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An interesting strategy for trading in BDCs is to identify firms whose market capitalizations are substantially less than the mark-to-market value of the company's investments. One of my most profitable trades was buying American Capital (ACAS) at the height of the financial crisis, when its shares were trading at a relatively small fraction of its Net Asset Value. While that specific company was highly leveraged and trading at a discount because it was at risk of defaulting on its loans, it is possible that there are other similar firms that are trading at less substantial discounts but also have less of a risk of loss.

We can use the stock screener to find investment firms that are trading for less than their net asset value. We can use the following conditions:

RBSS Classification
"Investment Trusts"
Market Capitalization / Net Tangible Assets(I)
Long Term Investments(I)
Market capitalization
Exchange Traded On
"Over The Counter"

This screen produces 143 results, as of 4/10/2011, but many of them are ETFs, closed end mutual funds, or special purpose acquisition companies (SPACs) that are less interesting. To help us order the results, we can rank all of the stocks in order of ascending:

Market capitalization / Net Tangible Assets(I)

and look for companies where this ratio is less than 1. For investment firms like BDCs, the ranking formula is essentially a measure of how divergent the company's market value is from the value of the assets on its balance sheet. By using an ascending order, we are listing the companies that this formula implies are most undervalued at the top of the list. Filtering through these results to extract the BDCs requires some patience but yields the following 3 firms:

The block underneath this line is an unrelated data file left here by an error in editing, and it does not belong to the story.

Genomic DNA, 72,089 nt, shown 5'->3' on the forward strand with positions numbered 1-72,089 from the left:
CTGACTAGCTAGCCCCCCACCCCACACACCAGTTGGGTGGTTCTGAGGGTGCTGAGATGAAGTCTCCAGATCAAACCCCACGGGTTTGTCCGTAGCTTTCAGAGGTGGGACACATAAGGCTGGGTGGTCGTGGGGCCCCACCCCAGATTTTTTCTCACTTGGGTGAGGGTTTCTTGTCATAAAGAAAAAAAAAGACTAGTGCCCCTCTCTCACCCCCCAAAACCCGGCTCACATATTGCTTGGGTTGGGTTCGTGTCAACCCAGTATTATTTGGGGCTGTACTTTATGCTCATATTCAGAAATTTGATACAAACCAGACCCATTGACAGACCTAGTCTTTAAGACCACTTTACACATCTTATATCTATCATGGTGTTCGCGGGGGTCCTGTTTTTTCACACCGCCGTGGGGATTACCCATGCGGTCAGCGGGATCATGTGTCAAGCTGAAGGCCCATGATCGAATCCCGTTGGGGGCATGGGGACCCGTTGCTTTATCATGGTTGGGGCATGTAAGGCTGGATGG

Company Name
Market Cap / Net Tangible Assets
Equus Total Return
MVC Capital
Gladstone Capital

Equus Total Return (EQS) appears to be the trading at the largest discount to NAV. In its 2010 annual report, the company reported a Net Asset Value of $4.29 per share relative to a current market price of $2.66 per share. The firm's total market cap is only $23.6M, so it lacks the scale of the other firms returned by our screen and is comparatively illiquid because it has a relatively low dollar volume of shares trading hands each day.

MVC Capital (MVC) has net assets of $17.33 per share, according to its most recent quarterly report, while the stock is trading at $13.72 per share. According to an earlier Seeking Alpha article, it has a higher allocation to equity securities than many of the other BDCs and its portfolio performance is more volatile, as a result. However, while trading at a >20% discount to NAV, there is a decent margin of safety.

Gladstone Capital (GLAD) is trading at only a slight discount to its NAV so it is not necessarily a fit for this strategy.

During the financial crisis, many of the BDCs, particularly those with leverage, traded at substantial discounts to NAV. Now, many are trading at a premium to NAV. Even though the current selection of stocks meeting this screen is relatively thin, it may make sense to run it periodically, particularly in leaner times, to see if there is once again a buying opportunity.

Source: Finding Investment Firms Trading for Less Than the Value of Their Investments